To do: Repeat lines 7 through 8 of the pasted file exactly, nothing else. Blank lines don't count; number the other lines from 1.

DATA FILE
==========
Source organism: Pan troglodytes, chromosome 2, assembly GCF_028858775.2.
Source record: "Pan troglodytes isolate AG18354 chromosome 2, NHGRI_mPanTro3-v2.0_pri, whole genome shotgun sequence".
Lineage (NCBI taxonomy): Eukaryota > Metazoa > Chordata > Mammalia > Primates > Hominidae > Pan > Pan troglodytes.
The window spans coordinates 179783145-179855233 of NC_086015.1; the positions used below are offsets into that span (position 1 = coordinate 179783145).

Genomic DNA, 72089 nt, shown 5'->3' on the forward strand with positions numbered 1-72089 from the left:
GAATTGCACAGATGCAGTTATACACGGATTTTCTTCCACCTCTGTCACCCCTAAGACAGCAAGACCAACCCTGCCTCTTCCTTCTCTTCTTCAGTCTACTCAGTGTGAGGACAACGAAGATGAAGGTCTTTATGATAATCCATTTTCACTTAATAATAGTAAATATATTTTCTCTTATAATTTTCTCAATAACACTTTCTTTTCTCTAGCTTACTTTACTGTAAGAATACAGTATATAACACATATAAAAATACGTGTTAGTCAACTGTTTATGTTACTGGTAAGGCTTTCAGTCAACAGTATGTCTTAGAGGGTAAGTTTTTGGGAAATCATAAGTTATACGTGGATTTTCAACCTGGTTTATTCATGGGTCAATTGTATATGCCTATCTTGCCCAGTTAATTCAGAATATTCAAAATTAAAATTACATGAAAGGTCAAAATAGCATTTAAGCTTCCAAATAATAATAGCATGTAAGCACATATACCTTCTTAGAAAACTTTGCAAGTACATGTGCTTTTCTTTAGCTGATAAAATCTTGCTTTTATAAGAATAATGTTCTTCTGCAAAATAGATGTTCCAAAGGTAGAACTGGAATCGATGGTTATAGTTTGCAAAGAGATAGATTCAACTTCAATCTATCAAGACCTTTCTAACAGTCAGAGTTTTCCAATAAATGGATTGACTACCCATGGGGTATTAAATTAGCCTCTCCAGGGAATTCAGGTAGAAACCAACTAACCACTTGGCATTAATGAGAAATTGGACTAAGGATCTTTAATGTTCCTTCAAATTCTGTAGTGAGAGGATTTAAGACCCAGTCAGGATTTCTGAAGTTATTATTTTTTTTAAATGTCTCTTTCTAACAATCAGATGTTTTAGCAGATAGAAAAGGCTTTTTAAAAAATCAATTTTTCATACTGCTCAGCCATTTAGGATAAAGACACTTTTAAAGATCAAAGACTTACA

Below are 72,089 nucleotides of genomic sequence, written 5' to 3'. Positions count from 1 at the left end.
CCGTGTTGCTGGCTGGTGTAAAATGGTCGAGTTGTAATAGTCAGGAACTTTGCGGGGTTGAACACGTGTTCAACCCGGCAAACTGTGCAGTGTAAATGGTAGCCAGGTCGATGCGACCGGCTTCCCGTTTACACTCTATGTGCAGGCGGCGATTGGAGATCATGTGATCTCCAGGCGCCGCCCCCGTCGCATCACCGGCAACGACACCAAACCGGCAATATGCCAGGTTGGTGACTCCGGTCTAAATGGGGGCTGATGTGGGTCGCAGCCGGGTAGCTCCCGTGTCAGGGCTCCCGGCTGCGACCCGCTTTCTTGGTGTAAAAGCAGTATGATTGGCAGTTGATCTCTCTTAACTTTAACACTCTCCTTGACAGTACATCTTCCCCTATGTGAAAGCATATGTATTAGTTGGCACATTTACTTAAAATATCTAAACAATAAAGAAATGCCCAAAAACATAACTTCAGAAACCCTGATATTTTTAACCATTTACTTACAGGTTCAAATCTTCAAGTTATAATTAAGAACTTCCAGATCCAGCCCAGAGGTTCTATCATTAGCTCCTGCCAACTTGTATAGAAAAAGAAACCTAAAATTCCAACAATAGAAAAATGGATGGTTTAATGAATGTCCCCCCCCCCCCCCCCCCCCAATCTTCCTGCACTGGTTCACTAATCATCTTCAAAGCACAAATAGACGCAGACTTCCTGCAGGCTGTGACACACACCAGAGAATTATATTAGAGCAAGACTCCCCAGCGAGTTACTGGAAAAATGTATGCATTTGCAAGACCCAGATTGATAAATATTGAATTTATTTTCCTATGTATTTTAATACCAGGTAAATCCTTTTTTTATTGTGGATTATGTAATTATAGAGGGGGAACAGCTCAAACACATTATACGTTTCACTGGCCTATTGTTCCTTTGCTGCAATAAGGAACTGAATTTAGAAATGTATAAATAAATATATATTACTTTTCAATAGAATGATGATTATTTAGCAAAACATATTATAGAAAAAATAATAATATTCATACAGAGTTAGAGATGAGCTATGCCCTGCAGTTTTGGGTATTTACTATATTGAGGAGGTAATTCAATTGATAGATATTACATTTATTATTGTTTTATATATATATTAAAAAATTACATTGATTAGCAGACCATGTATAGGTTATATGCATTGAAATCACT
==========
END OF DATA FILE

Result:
Below are 72,089 nucleotides of genomic sequence, written 5' to 3'. Positions count from 1 at the left end.
CCGTGTTGCTGGCTGGTGTAAAATGGTCGAGTTGTAATAGTCAGGAACTTTGCGGGGTTGAACACGTGTTCAACCCGGCAAACTGTGCAGTGTAAATGGTAGCCAGGTCGATGCGACCGGCTTCCCGTTTACACTCTATGTGCAGGCGGCGATTGGAGATCATGTGATCTCCAGGCGCCGCCCCCGTCGCATCACCGGCAACGACACCAAACCGGCAATATGCCAGGTTGGTGACTCCGGTCTAAATGGGGGCTGATGTGGGTCGCAGCCGGGTAGCTCCCGTGTCAGGGCTCCCGGCTGCGACCCGCTTTCTTGGTGTAAAAGCAGTATGATTGGCAGTTGATCTCTCTTAACTTTAACACTCTCCTTGACAGTACATCTTCCCCTATGTGAAAGCATATGTATTAGTTGGCACATTTACTTAAAATATCTAAACAATAAAGAAATGCCCAAAAACATAACTTCAGAAACCCTGATATTTTTAACCATTTACTTACAGGTTCAAATCTTCAAGTTATAATTAAGAACTTCCAGATCCAGCCCAGAGGTTCTATCATTAGCTCCTGCCAACTTGTATAGAAAAAGAAACCTAAAATTCCAACAATAGAAAAATGGATGGTTTAATGAATGTCCCCCCCCCCCCCCCCCCCCAATCTTCCTGCACTGGTTCACTAATCATCTTCAAAGCACAAATAGACGCAGACTTCCTGCAGGCTGTGACACACACCAGAGAATTATATTAGAGCAAGACTCCCCAGCGAGTTACTGGAAAAATGTATGCATTTGCAAGACCCAGATTGATAAATATTGAATTTATTTTCCTATGTATTTTAATACCAGGTAAATCCTTTTTTTATTGTGGATTATGTAATTATAGAGGGGGAACAGCTCAAACACATTATACGTTTCACTGGCCTATTGTTCCTTTGCTGCAATAAGGAACTGAATTTAGAAATGTATAAATAAATATATATTACTTTTCAATAGAATGATGATTATTTAGCAAAACATATTATAGAAAAAATAATAATATTCATACAGAGTTAGAGATGAGCTATGCCCTGCAGTTTTGGGTATTTACTATATTGAGGAGGTAATTCAATTGATAGATATTACATTTATTATTGTTTTATATATATATTAAAAAATTACATTGATTAGCAGACCATGTATAGGTTATATGCATTGAAATCACT